In this week’s market update: Gold hits record highs, earnings updates come in from the big players in Silicon Valley and we wait to hear detail on the cost of removing Huawei from the UK’s 5G network.
There’s a very busy week ahead on the markets and it comes amid growing signs of investor unease, as the price of gold hit an all-time high.
Gold has risen to within striking distance of $2,000 for the very first time, suggesting that mounting fears of a Covid second wave and a deepening conflict between the US and China are sending investors in search of safe havens.
The price of gold, which investors traditionally flock to in times of uncertainty, hit a new all-time high of $1,980.57 per troy ounce in Asia on Tuesday. It went on to shed much of that gain,but having already jumped by more than 30% this year so far, it’s one of the best-performing asset classes. And given the uncertainty we’ve seen across the globe since the start of 2020, it’s perhaps little surprise that investors are keen to find a safe place for their money.
Gold has jumped about 9% in each of the past six trading sessions. The question is how high could the gold price go? Back in April analysts at the Bank of America gave a prediction that the price could get as high as $3,000 within 18 months. Another suggestion was that we could see it hit $5,000 an ounce some time in the next five years. The burning question right now though, for anyone yet to invest in the yellow metal, is more likely to be whether gold is now, already, too expensive to buy.
On the corporate earnings front we are due to get a raft of company updates from both sides of the Atlantic. In the week that a new share index focused on China's technology giants has been launched by Hong Kong's stock market, all the big names in US tech are due to post results. Look out for Apple, Facebook, Amazon and Google-owner Alphabet.
Apple, will as always, take centre stage on Thursday, with investors no doubt hoping for a revenue forecast in the wake of forced store closures and generally weaker consumer spending. But Amazon will also be very closely watched. A surge in demand for online orders during lockdown is likely to have proved a winner for Amazon which reports the same day.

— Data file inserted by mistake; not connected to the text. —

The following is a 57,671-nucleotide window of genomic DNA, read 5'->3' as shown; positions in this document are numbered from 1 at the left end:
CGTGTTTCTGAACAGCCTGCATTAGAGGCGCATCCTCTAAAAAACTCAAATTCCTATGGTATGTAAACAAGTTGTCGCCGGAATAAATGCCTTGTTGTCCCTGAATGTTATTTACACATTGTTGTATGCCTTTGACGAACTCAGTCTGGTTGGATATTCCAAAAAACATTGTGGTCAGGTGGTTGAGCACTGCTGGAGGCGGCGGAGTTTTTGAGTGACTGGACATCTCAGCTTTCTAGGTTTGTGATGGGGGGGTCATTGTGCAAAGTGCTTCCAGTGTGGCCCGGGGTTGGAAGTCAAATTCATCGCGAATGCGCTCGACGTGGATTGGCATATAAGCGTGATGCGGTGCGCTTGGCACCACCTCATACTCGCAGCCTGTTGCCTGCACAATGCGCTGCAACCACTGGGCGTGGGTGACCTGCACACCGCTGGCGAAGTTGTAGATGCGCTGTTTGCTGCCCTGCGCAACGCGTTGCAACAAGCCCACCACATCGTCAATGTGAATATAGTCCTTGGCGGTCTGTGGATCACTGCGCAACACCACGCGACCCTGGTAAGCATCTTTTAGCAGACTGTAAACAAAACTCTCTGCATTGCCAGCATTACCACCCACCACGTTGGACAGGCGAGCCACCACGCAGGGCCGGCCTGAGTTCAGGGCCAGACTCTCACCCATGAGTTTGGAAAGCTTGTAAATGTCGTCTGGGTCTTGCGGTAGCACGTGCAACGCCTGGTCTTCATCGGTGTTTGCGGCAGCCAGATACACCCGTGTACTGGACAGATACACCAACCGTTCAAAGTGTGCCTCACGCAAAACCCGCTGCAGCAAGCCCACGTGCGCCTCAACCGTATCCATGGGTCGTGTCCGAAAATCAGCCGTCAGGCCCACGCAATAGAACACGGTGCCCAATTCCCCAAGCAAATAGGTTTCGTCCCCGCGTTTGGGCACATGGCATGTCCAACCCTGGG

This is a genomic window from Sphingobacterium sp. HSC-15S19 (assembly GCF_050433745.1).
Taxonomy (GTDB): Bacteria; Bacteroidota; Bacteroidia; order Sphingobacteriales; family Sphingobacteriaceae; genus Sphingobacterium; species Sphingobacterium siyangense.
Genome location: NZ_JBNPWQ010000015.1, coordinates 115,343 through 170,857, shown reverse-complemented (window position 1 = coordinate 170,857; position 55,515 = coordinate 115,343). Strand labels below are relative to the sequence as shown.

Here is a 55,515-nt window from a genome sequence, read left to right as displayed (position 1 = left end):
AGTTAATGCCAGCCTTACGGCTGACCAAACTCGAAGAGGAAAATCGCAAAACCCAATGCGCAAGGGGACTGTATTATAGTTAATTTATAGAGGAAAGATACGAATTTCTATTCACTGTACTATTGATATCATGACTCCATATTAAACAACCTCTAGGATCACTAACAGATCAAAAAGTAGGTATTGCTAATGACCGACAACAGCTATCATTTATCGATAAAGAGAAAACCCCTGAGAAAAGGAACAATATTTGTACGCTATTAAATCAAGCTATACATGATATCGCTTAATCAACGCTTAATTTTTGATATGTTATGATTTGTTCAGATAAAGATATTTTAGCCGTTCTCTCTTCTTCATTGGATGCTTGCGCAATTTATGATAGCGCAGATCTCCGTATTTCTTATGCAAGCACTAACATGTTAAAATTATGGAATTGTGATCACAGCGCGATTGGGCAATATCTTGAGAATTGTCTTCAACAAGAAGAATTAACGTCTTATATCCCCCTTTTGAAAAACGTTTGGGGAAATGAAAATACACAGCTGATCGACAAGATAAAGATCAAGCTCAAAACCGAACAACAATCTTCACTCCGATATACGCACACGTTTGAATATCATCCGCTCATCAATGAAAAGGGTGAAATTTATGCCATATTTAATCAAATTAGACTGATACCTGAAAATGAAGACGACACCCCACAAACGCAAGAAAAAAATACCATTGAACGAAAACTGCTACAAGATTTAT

Here in the UK the focus will be on the banks. Three of the big four - Barclays, Lloyds and Natwest - report this week, with HSBC due the following week. Investors will be paying close attention to the banks’ outlooks for the rest of the year. It will also be interesting to see what provisions are being made by them in anticipation of a potential fallout from an expected wave of bad loans made to businesses during the pandemic.
We’ll also get more on the impact of the global travel bans, which are proving to be increasingly stop/start as the beleaguered airline sector attempts to make a return to semi-normality. We heard from Ryanair yesterday. We’ll also hear from budget airline Wizz Air and we’ll end the week with figures from British Airways owner IAG on Friday.
For income seekers, attention will focus on whether Royal Dutch Shell will pay a dividend when it reports on Thursday. Shell, like the wider energy industry, has been rocked by the pandemic. In April it cut its dividend for the first time since the second world war after its earnings halved because of a collapse in energy demand and prices. Fellow oil majors ExxonMobil and Chevron report on Friday. Exxon is expected to post its second quarterly loss in a row, with Chevron also set to slide into the red.
There are also results due from a number of the companies at the forefront of the race to find a Covid vaccine. AstraZeneca, which recently released positive data from its phase 1 clinical trial results, is out on Friday. Today we hear from Pfizer, which is also working on a vaccine that has shown good signs of provoking a dual T-cell response.
Results aside, the big event in the US will be the US Federal Reserve meeting. No change to interest rates is anticipated, so the focus will be on any plans for additional economic stimulus when the two-day meeting concludes on Wednesday.
The Fed has already slashed interest rates to zero, pledged to buy an unlimited quantity of government debt and unveiled a series of emergency measures that include facilities to support the markets for corporate debt and municipal bonds. Stocks on Wall Street have climbed almost 50% since March as a result of the measures the US central bank has taken, but concerns remain about the sustainability of the recovery, with signs that it’s weakening.
Back in Europe, EU negotiator Michel Barnier and his UK counterpart David Frost are to meet for further discussions on the future relationship of the EU and the UK. Talks remain deadlocked on two sticking points — fishing rights and state subsidies — and so far there are no immediate solutions in sight.
And finally, just quickly going back to corporate results to keep an eye out for. UK telecoms provider BT is one to watch when it gives a trading update on Friday. We’ll be looking for any more detail on the cost of the removal of equipment made by Huawei, which the UK government has banned from 5G networks.